• Secondly, Gilead may not have a similar level of pricing power for Remdesivir as it does for its other anti-viral drugs given the higher profile of the coronavirus pandemic. For instance, the company’s hepatitis C treatment, Sovaldi, was initially priced at ~$84,000 in the U.S. Remdesivir could be priced at a fraction of this.
  • Gilead is a large-cap company, with a majority of revenues coming from HIV drugs and its hepatitis C (HCV) offering, which has seen revenue decline significantly over the last few years (Gilead’s revenue is down ~30% over the last 4 years). Investors could be a little more circumspect about the company’s valuation considering that the stock is up almost 20% year to date while factoring in risks that Remdesvir and the HCV drug face.

For more details on the stock price and fundamental performance of some of the key U.S. listed companies developing coronavirus therapeutics, view our COVID Treatment Stocks

[Updated 4/26/2020] An Overview of  Coronavirus Treatment Stocks

While the stock markets have declined this year due to the spread of the novel coronavirus, stocks of pharma companies developing treatments and vaccines for the highly contagious viral infection have fared quite well. Our indicative group of 6 U.S. listed companies working on therapeutics for Coronavirus has gained a solid ~39% year-to-date on an equally weighted basis. In comparison, the S&P 500 is down by 13% YTD.

While anti-viral therapeutics are generally very complex to develop, it’s likely that a successful treatment will be developed before a vaccine considering that many treatment candidates are drugs initially developed for other diseases that could also prove effective against COVID-19. Companies already have treatments in phase 3 of clinical trials, compared to vaccines where human trials have just started.

While the stock of smaller, specialized player Vir Biotechnology has rallied by around 160% year-to-date, it could also have higher levels of price risk, given its limited alternative revenue streams. On the other hand, biotech majors Gilead and Regeneron, who have seen their stocks rally by 24% and 51% respectively this year, could offer better downside protection, considering that they already have other revenue-generating products.

Gilead (24% YTD return, $100 billion market cap): Gilead has been the most high-profile name in the race for a coronavirus treatment, given the company’s impressive track-record with treating viral infections such as HIV and Hepatitis C. For coronavirus, Gilead is leveraging its wide-spectrum anti-viral drug Remdesivir, which was initially developed for Ebola. While late-stage human trials are ongoing in China, Asia, and the U.S., the anecdotal evidence coming from the trials has been somewhat mixed. Gilead is expected to provide clinical updates on the drug in the coming weeks.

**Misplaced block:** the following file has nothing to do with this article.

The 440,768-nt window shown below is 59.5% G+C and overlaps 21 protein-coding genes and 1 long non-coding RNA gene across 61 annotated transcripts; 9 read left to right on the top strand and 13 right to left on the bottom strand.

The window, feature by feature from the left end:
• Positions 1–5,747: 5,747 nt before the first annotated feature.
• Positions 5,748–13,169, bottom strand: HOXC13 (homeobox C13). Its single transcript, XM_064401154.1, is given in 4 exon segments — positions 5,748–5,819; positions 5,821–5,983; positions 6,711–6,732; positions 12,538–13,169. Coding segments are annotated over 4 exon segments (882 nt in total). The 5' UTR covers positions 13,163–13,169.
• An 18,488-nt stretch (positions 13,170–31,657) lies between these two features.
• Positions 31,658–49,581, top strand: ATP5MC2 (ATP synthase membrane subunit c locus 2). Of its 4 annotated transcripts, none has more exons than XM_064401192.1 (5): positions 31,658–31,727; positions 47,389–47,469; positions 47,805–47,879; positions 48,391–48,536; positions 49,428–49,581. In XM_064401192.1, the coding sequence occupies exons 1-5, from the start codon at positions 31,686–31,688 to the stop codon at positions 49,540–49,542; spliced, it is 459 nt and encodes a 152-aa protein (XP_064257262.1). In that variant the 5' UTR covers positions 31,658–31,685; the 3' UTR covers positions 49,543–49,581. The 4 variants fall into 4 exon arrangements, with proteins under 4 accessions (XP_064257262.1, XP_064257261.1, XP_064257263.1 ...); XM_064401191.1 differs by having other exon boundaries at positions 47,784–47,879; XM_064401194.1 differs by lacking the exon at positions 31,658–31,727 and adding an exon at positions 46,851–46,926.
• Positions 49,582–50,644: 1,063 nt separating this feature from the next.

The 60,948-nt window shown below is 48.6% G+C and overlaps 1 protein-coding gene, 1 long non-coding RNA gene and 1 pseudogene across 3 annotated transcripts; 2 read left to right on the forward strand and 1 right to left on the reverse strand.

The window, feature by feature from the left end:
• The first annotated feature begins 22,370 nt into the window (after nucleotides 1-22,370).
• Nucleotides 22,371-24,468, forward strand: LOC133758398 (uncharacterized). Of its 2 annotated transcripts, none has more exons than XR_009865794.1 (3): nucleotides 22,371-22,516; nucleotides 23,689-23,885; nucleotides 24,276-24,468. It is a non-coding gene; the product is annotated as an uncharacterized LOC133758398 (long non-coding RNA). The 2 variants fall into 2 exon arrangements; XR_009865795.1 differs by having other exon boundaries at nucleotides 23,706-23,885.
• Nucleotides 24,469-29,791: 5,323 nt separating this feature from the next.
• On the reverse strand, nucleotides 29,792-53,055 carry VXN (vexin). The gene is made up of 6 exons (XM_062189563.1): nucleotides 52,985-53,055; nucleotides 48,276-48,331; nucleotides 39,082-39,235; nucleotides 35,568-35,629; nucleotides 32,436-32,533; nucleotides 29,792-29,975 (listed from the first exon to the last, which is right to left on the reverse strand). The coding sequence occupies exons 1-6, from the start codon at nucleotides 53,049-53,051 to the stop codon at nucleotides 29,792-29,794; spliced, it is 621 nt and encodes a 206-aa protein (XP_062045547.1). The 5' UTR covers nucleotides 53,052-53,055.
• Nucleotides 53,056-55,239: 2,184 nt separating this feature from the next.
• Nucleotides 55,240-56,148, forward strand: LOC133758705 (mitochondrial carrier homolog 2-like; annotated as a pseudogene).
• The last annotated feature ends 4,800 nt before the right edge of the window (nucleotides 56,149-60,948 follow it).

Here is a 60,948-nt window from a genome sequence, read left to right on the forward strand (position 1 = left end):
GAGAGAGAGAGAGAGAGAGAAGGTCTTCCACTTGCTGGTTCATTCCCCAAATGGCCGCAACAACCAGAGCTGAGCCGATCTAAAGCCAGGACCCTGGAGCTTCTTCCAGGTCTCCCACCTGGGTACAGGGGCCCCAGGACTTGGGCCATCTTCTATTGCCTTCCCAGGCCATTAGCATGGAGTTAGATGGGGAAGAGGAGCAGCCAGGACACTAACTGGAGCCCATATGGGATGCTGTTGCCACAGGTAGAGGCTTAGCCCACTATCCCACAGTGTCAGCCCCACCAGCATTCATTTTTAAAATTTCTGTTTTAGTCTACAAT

Regeneron (51% YTD return, $62 billion market cap): In March, the company indicated that it was developing a combination of antibodies that could be used either for the treatment of COVID-19 or to protect people from being infected by the virus. Human trials could begin as early as June. Separately, the company is also collaborating with Sanofi to carry out clinical trials of rheumatoid arthritis drug Kevzara, as a potential treatment for COVID-19 – although this could be less successful. The company posted about $8 billion in revenue in 2019.

Vir Biotechnology (160% YTD return, $3.6 billion market cap): Vir Biotechnology, a clinical-stage biotech company, which has focused on infectious diseases including hepatitis B, is exploring multiple approaches for its Coronavirus treatments. GlaxoSmithKline announced that it would collaborate with Vir on a potential treatment, that would leverage Vir’s monoclonal antibody platform, besides making a $250 million equity investment into the company. Separately, Vir expanded a previous partnership with Alnylam Pharmaceuticals to develop therapeutics for the coronavirus. However, the downside risk for Vir stock could be high if the company fails to deliver, considering that the stock has soared by 160% this year, despite posting revenues of just $8 million in 2019.

U.S. listed companies working on Coronavirus vaccines, have fared better that companies working on therapeutics, gaining 130% year-to-date. View our dashboard analysis COVID Vaccine Stocks for a list of companies

See all Trefis Price Estimates and Download Trefis Data here

What’s behind Trefis? See How It’s Powering New Collaboration and What-Ifs For CFOs and Finance Teams | Product, R&D, and Marketing Teams

Notes:
  1. An Open Letter from Daniel O’Day, Chairman & CEO, Gilead Sciences, Gilead, June 2020 []
  2. Gilead to Begin Human Testing of Inhaled Version of Covid-19 Drug Remdesivir, WSJ, June 2020 []
Rate   |   votes   |   Share

Comments

Name (Required)
Email (Required, but never displayed)
Be the first to comment!